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What Happened to the Ford Bronco OJ Simpson Was Riding In During His Infamous Car Chase?

Photo Credit: 1. Jean-Marc Giboux / Liaison / Getty Images 2. Kypros / Getty Images
Photo Credit: 1. Jean-Marc Giboux / Liaison / Getty Images 2. Kypros / Getty Images

On June 17, 1994, television viewers in the United States and across the world were transfixed by the broadcast of what had to be one of the strangest police pursuits and most memorable events in history.

Orenthal James “OJ” Simpson was supposed to turn himself into police for his alleged involvement in the murder of his ex-wife, Nicole Brown Simpson, and her friend, Ron Goldman. Instead, he went on the run – albeit slowly – on the freeways of California. His friend and teammate, Al Cowlings, was behind the wheel and Simpson was reportedly holding a gun. A large amount of cash; Simpson’s passport; and a fake goatee, mustache and makeup adhesive were subsequently found in the White Ford Bronco.

The low-speed chase covered miles and lasted for over an hour, involving 20 helicopters and numerous police vehicles. The car Simpson was riding in became notorious, but, afterward, it largely disappeared from public view. What became of it?

Someone wanted to make a tourist attraction out of the crime

Ford Bronco driving down a California freeway
Photo Credit: Vinnie Zuffante / Getty Images

The Ford Bronco actually belong to Al Cowlings, not OJ Simpson. Simpson did have a nearly identical vehicle, but it was seized for evidence and nearly destroyed in the process.

Cowlings was arrested for aiding and abetting a fugitive, with the charges against him ultimately being dropped. He wanted rid of the car as quickly as possible, as it had become a notorious symbol of what had transpired.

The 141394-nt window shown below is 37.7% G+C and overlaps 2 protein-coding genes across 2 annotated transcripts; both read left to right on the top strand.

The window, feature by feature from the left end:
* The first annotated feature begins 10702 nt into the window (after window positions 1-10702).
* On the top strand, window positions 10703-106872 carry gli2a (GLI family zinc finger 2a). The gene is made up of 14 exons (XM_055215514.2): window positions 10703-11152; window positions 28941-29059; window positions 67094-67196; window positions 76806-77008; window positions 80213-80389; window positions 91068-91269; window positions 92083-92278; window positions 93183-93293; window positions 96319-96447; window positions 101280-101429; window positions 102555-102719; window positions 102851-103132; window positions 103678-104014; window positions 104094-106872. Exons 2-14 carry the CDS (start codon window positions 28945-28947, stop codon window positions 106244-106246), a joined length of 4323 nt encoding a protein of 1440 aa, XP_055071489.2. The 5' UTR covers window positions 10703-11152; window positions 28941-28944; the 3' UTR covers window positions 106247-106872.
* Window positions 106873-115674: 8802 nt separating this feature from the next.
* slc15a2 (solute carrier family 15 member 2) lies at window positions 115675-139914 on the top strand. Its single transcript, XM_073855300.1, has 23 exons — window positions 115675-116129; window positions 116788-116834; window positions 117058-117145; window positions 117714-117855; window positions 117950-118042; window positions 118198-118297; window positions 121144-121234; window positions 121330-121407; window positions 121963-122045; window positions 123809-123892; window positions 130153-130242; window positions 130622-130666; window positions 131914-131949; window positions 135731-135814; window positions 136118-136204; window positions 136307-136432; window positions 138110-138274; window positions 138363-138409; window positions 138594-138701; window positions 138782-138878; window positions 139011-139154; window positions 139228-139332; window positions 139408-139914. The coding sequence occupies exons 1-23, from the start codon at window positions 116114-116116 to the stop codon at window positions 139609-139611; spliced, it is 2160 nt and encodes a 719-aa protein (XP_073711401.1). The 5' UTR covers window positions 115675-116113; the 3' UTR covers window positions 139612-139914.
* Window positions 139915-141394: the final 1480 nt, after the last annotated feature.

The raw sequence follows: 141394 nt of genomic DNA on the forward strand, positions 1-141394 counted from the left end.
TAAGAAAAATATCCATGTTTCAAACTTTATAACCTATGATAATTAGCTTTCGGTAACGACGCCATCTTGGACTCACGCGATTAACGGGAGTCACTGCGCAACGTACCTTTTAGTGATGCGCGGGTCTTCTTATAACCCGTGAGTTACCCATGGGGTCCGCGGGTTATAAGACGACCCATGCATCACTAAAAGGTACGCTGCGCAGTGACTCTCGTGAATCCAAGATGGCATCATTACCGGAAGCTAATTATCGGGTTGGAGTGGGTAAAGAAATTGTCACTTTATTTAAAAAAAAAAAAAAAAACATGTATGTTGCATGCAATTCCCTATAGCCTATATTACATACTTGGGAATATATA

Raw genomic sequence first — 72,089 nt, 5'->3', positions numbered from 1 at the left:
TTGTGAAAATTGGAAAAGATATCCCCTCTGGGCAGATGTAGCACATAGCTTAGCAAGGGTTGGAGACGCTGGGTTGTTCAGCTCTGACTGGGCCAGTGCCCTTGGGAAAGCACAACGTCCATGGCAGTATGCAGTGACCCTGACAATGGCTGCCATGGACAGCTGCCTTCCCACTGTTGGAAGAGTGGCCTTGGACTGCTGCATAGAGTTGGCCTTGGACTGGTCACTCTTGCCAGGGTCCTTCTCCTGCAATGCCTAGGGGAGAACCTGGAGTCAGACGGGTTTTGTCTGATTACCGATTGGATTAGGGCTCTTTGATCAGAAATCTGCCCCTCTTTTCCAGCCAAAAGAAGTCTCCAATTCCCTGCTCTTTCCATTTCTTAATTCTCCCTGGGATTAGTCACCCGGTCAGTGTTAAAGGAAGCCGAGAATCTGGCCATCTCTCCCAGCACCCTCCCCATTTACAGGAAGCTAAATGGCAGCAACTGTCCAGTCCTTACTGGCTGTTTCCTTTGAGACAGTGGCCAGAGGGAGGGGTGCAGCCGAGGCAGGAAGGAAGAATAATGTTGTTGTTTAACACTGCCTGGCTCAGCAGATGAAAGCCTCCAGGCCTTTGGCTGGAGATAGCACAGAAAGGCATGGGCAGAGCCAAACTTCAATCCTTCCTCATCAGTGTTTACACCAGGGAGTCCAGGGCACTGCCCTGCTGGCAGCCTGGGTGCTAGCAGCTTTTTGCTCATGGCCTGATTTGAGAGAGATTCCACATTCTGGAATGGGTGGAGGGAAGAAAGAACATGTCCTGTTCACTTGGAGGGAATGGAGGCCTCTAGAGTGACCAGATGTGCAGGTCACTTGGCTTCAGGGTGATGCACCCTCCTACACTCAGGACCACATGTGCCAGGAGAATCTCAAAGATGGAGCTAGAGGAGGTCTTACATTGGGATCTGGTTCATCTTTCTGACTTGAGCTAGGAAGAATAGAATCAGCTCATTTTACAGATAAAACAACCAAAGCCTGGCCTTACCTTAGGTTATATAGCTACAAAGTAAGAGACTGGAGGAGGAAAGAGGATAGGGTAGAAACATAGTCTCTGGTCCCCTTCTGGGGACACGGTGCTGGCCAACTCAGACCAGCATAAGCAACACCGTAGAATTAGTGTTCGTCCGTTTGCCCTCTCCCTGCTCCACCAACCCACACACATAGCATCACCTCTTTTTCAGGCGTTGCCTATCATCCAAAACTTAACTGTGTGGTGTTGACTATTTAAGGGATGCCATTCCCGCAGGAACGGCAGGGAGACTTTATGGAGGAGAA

He was approached by memorabilia collector Michael Kronick, who offered him $75,000 for the Bronco and 250 autographed photos of Cowlings driving the vehicle. The day he and Kronick were supposed to complete the deal, Cowlings never showed up, and he eventually called things off entirely.

CBS Sports reported Cowlings had discovered Kronick’s intention was to rent the Bronco to a company, which would re-enact the chase and take tourists to Nicole Brown Simpson’s grave. Simpson’s trial hadn’t started yet and Cowlings was concerned about the tour encouraging people to think many people connected to Simpson were involved in the crime. Kronick sued Cowlings and the suit was settled for an undisclosed amount.

Relegated to a parking garage

OJ Simpson holding up his hands in the middle of a courtroom
Photo Credit: VINCE BUCCI / AFP / Getty Images

Al Cowlings was then approached by Mike Gilbert, OJ Simpson’s former agent, and two other men, who paid him $75,000 for the vehicle. The Ford Bronco spent the next 17 years sitting in a parking garage, where it was maintained, but rarely driven.

Gilbert told reporters the car had only been driven 20 additional miles since the low-speed chase that brought it into prominence back in 1994. He further said he’d received several offers from those interested in buying the Bronco (one was for $275,000), but he couldn’t justify selling what was arguably the most infamous car in history, after the one John F. Kennedy was riding in when he was assassinated.

In 2012, Gilbert was approached by a man connected to the Luxor Hotel in Las Vegas, who expressed interest in leasing the car to be part of an extensive sports memorabilia exhibition at the hotel. Gilbert agreed, and the Bronco sat on display outside the hotel for a few months. The Luxor wanted to bring it into the hotel, but Gilbert didn’t want it dismantled. After a while, it was returned to its owner and went back into storage in California.

Returning to the public eye

Ford Bronco driving down a California freeway
Photo Credit: Ted Soqui / Sygma / Getty Images

In 2017, some 23 years after the Ford Bronco became a cultural reference, it was back on television. It appeared on an episode of Pawn Stars (2009-present). Gilbert asked host Rick Harrison for $1.3 million, followed by a counter price of $1.25 million. After some contemplation, Harrison decided to forgo the Bronco, even though he also said it could easily get that price, were it to go to auction.

Gilbert was apparently not very bothered by Harrison’s refusal and reportedly said he’d never sell it for under $1 million, since he knew that, even if the car might not get that price now, it certainly would later. After the Pawn Stars episode was filmed, but prior to its airing, Gilbert worked out an arrangement for the car with the Alcatraz East Crime Museum in Pigeon Forge, Tennessee.

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The Bronco is currently on display at the museum, where it can be seen by a whole new generation of Americans and used as a tool to help teach them about this particular piece of history.

Ian Harvey

Ian Harvey is one of the authors writing for The Vintage News